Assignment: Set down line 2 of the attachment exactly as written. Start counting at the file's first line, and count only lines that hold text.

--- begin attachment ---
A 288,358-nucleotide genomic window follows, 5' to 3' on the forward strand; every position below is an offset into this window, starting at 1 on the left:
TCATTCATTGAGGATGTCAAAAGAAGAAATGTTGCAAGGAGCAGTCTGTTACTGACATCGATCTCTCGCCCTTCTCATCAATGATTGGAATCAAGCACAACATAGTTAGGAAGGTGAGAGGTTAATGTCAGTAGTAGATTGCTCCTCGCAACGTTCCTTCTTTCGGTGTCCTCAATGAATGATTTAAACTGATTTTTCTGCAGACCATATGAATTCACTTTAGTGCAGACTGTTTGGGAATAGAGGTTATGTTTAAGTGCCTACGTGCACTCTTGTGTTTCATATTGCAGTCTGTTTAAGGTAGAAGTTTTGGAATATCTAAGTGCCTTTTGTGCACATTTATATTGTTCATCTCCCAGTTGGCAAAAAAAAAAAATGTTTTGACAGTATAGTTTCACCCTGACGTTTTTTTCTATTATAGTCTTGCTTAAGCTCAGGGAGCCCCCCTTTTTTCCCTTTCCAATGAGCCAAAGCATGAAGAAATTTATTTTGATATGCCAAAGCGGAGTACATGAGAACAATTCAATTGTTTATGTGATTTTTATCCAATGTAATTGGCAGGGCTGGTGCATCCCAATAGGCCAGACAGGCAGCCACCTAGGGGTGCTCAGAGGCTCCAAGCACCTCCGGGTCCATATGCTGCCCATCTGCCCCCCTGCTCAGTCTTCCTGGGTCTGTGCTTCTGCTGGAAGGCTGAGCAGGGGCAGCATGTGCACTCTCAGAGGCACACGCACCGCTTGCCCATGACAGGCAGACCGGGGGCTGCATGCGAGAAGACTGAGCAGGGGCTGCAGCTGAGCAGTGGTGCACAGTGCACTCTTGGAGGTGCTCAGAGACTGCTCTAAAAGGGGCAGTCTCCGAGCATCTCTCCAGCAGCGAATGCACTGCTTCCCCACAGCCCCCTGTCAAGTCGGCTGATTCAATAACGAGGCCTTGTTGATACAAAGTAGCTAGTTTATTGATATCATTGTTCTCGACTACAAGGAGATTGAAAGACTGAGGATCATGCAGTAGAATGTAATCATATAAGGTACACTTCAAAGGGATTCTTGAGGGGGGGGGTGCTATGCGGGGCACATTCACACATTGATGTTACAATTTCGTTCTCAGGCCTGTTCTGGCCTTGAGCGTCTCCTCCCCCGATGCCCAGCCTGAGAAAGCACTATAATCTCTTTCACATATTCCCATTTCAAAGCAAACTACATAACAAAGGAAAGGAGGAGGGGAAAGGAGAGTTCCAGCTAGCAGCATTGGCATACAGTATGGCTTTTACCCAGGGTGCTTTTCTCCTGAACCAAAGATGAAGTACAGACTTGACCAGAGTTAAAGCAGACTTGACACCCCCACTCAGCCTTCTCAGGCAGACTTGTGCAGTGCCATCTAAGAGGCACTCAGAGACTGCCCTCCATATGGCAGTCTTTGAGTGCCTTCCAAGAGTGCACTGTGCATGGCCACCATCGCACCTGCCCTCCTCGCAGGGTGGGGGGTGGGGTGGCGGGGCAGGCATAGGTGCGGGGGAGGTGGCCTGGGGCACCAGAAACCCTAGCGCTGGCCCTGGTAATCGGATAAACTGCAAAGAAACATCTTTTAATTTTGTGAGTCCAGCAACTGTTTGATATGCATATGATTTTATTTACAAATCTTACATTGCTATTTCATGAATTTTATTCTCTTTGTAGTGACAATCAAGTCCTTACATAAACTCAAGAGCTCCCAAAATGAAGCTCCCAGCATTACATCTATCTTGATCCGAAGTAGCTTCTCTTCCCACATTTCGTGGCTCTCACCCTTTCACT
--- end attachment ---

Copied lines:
TCATTCATTGAGGATGTCAAAAGAAGAAATGTTGCAAGGAGCAGTCTGTTACTGACATCGATCTCTCGCCCTTCTCATCAATGATTGGAATCAAGCACAACATAGTTAGGAAGGTGAGAGGTTAATGTCAGTAGTAGATTGCTCCTCGCAACGTTCCTTCTTTCGGTGTCCTCAATGAATGATTTAAACTGATTTTTCTGCAGACCATATGAATTCACTTTAGTGCAGACTGTTTGGGAATAGAGGTTATGTTTAAGTGCCTACGTGCACTCTTGTGTTTCATATTGCAGTCTGTTTAAGGTAGAAGTTTTGGAATATCTAAGTGCCTTTTGTGCACATTTATATTGTTCATCTCCCAGTTGGCAAAAAAAAAAAATGTTTTGACAGTATAGTTTCACCCTGACGTTTTTTTCTATTATAGTCTTGCTTAAGCTCAGGGAGCCCCCCTTTTTTCCCTTTCCAATGAGCCAAAGCATGAAGAAATTTATTTTGATATGCCAAAGCGGAGTACATGAGAACAATTCAATTGTTTATGTGATTTTTATCCAATGTAATTGGCAGGGCTGGTGCATCCCAATAGGCCAGACAGGCAGCCACCTAGGGGTGCTCAGAGGCTCCAAGCACCTCCGGGTCCATATGCTGCCCATCTGCCCCCCTGCTCAGTCTTCCTGGGTCTGTGCTTCTGCTGGAAGGCTGAGCAGGGGCAGCATGTGCACTCTCAGAGGCACACGCACCGCTTGCCCATGACAGGCAGACCGGGGGCTGCATGCGAGAAGACTGAGCAGGGGCTGCAGCTGAGCAGTGGTGCACAGTGCACTCTTGGAGGTGCTCAGAGACTGCTCTAAAAGGGGCAGTCTCCGAGCATCTCTCCAGCAGCGAATGCACTGCTTCCCCACAGCCCCCTGTCAAGTCGGCTGATTCAATAACGAGGCCTTGTTGATACAAAGTAGCTAGTTTATTGATATCATTGTTCTCGACTACAAGGAGATTGAAAGACTGAGGATCATGCAGTAGAATGTAATCATATAAGGTACACTTCAAAGGGATTCTTGAGGGGGGGGGTGCTATGCGGGGCACATTCACACATTGATGTTACAATTTCGTTCTCAGGCCTGTTCTGGCCTTGAGCGTCTCCTCCCCCGATGCCCAGCCTGAGAAAGCACTATAATCTCTTTCACATATTCCCATTTCAAAGCAAACTACATAACAAAGGAAAGGAGGAGGGGAAAGGAGAGTTCCAGCTAGCAGCATTGGCATACAGTATGGCTTTTACCCAGGGTGCTTTTCTCCTGAACCAAAGATGAAGTACAGACTTGACCAGAGTTAAAGCAGACTTGACACCCCCACTCAGCCTTCTCAGGCAGACTTGTGCAGTGCCATCTAAGAGGCACTCAGAGACTGCCCTCCATATGGCAGTCTTTGAGTGCCTTCCAAGAGTGCACTGTGCATGGCCACCATCGCACCTGCCCTCCTCGCAGGGTGGGGGGTGGGGTGGCGGGGCAGGCATAGGTGCGGGGGAGGTGGCCTGGGGCACCAGAAACCCTAGCGCTGGCCCTGGTAATCGGATAAACTGCAAAGAAACATCTTTTAATTTTGTGAGTCCAGCAACTGTTTGATATGCATATGATTTTATTTACAAATCTTACATTGCTATTTCATGAATTTTATTCTCTTTGTAGTGACAATCAAGTCCTTACATAAACTCAAGAGCTCCCAAAATGAAGCTCCCAGCATTACATCTATCTTGATCCGAAGTAGCTTCTCTTCCCACATTTCGTGGCTCTCACCCTTTCACT